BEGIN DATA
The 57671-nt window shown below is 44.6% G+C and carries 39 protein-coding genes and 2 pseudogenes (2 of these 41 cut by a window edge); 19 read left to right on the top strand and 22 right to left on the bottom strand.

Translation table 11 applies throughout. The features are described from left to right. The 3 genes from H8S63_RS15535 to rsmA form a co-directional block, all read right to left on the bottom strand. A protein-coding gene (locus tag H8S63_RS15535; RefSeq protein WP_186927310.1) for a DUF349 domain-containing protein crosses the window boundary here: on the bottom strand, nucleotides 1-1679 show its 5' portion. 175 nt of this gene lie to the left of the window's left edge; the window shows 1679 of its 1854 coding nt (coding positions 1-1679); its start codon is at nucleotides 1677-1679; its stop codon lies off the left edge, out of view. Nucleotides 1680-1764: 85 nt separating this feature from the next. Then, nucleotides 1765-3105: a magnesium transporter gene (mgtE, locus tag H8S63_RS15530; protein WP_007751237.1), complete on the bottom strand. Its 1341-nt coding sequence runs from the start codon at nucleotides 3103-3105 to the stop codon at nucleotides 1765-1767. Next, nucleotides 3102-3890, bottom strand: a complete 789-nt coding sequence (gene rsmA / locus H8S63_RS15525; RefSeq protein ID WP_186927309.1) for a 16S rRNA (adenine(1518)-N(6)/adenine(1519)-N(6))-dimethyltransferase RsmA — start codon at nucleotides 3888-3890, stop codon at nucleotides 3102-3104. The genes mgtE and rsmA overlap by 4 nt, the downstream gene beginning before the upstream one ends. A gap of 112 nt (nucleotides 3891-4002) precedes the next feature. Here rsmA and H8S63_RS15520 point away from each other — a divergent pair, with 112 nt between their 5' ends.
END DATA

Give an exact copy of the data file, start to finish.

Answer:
The 57671-nt window shown below is 44.6% G+C and carries 39 protein-coding genes and 2 pseudogenes (2 of these 41 cut by a window edge); 19 read left to right on the top strand and 22 right to left on the bottom strand.

Translation table 11 applies throughout. The features are described from left to right. The 3 genes from H8S63_RS15535 to rsmA form a co-directional block, all read right to left on the bottom strand. A protein-coding gene (locus tag H8S63_RS15535; RefSeq protein WP_186927310.1) for a DUF349 domain-containing protein crosses the window boundary here: on the bottom strand, nucleotides 1-1679 show its 5' portion. 175 nt of this gene lie to the left of the window's left edge; the window shows 1679 of its 1854 coding nt (coding positions 1-1679); its start codon is at nucleotides 1677-1679; its stop codon lies off the left edge, out of view. Nucleotides 1680-1764: 85 nt separating this feature from the next. Then, nucleotides 1765-3105: a magnesium transporter gene (mgtE, locus tag H8S63_RS15530; protein WP_007751237.1), complete on the bottom strand. Its 1341-nt coding sequence runs from the start codon at nucleotides 3103-3105 to the stop codon at nucleotides 1765-1767. Next, nucleotides 3102-3890, bottom strand: a complete 789-nt coding sequence (gene rsmA / locus H8S63_RS15525; RefSeq protein ID WP_186927309.1) for a 16S rRNA (adenine(1518)-N(6)/adenine(1519)-N(6))-dimethyltransferase RsmA — start codon at nucleotides 3888-3890, stop codon at nucleotides 3102-3104. The genes mgtE and rsmA overlap by 4 nt, the downstream gene beginning before the upstream one ends. A gap of 112 nt (nucleotides 3891-4002) precedes the next feature. Here rsmA and H8S63_RS15520 point away from each other — a divergent pair, with 112 nt between their 5' ends.